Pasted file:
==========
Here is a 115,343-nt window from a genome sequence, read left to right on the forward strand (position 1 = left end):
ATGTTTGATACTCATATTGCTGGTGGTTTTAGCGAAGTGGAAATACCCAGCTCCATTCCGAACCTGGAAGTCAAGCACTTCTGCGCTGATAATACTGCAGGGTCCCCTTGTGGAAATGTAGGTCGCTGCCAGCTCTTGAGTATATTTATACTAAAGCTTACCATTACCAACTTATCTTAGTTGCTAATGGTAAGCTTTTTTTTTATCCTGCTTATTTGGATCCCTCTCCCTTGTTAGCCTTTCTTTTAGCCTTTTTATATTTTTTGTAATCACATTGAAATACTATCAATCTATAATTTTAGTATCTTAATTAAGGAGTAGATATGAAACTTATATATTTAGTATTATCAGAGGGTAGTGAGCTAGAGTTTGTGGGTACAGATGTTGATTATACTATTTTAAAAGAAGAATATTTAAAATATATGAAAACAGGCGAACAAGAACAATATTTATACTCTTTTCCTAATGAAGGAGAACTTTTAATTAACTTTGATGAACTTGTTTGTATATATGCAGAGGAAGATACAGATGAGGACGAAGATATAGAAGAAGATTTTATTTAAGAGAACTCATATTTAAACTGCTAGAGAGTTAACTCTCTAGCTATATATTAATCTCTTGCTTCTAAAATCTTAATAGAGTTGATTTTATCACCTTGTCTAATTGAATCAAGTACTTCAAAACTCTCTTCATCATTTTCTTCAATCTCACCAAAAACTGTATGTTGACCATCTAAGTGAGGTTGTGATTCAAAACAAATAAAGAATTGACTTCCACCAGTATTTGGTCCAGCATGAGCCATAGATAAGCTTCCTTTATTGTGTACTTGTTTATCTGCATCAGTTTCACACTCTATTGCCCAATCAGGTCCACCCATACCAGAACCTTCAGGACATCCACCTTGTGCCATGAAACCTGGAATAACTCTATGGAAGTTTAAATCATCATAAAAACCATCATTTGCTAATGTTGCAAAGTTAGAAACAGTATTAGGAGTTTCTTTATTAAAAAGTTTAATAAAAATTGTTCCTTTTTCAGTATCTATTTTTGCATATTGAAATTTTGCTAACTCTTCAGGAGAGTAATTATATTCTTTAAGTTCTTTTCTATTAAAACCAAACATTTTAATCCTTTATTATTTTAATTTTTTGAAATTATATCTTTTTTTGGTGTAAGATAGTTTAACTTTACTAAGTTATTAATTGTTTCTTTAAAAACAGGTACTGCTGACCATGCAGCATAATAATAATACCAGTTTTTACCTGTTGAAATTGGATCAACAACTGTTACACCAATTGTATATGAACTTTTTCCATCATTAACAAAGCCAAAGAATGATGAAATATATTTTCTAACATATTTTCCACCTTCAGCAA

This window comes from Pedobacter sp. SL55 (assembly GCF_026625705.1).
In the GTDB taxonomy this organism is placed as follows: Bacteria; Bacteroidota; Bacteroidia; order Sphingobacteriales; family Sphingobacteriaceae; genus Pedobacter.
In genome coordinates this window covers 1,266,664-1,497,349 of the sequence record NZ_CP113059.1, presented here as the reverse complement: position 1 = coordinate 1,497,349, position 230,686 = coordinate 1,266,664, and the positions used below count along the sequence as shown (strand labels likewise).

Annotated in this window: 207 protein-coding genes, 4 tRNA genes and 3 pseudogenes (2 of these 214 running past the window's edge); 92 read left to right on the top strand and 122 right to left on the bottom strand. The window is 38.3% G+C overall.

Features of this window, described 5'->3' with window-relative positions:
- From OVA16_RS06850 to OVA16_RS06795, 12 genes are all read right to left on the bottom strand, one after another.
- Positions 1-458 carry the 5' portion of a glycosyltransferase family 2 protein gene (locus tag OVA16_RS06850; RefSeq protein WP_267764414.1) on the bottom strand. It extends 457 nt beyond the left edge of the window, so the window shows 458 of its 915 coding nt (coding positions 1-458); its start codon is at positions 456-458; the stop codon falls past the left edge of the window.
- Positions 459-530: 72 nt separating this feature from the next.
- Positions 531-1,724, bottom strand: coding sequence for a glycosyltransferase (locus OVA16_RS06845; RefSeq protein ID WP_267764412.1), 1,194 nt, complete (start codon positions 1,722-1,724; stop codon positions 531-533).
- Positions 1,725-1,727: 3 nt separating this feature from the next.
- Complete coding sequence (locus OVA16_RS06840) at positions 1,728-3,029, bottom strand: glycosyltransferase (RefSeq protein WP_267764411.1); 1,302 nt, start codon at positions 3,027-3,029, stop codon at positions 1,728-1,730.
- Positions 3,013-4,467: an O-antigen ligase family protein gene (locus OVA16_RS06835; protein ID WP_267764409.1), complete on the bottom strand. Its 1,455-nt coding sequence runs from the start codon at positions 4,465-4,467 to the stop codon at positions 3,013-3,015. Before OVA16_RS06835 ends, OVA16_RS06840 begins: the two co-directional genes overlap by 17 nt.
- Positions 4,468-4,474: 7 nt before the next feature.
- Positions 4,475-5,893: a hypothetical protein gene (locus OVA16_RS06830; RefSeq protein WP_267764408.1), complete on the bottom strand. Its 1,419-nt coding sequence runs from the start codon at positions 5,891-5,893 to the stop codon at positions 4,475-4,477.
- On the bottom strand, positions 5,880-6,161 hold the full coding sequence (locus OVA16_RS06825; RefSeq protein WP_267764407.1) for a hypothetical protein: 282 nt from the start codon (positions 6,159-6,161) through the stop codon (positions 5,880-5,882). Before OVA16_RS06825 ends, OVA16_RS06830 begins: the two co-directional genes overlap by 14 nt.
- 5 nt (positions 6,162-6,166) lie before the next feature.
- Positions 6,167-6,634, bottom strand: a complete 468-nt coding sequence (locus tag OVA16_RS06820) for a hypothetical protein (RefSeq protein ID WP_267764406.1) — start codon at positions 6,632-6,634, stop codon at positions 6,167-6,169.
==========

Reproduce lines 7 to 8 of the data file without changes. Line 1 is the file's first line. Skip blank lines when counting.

Features of this window, described 5'->3' with window-relative positions:
- From OVA16_RS06850 to OVA16_RS06795, 12 genes are all read right to left on the bottom strand, one after another.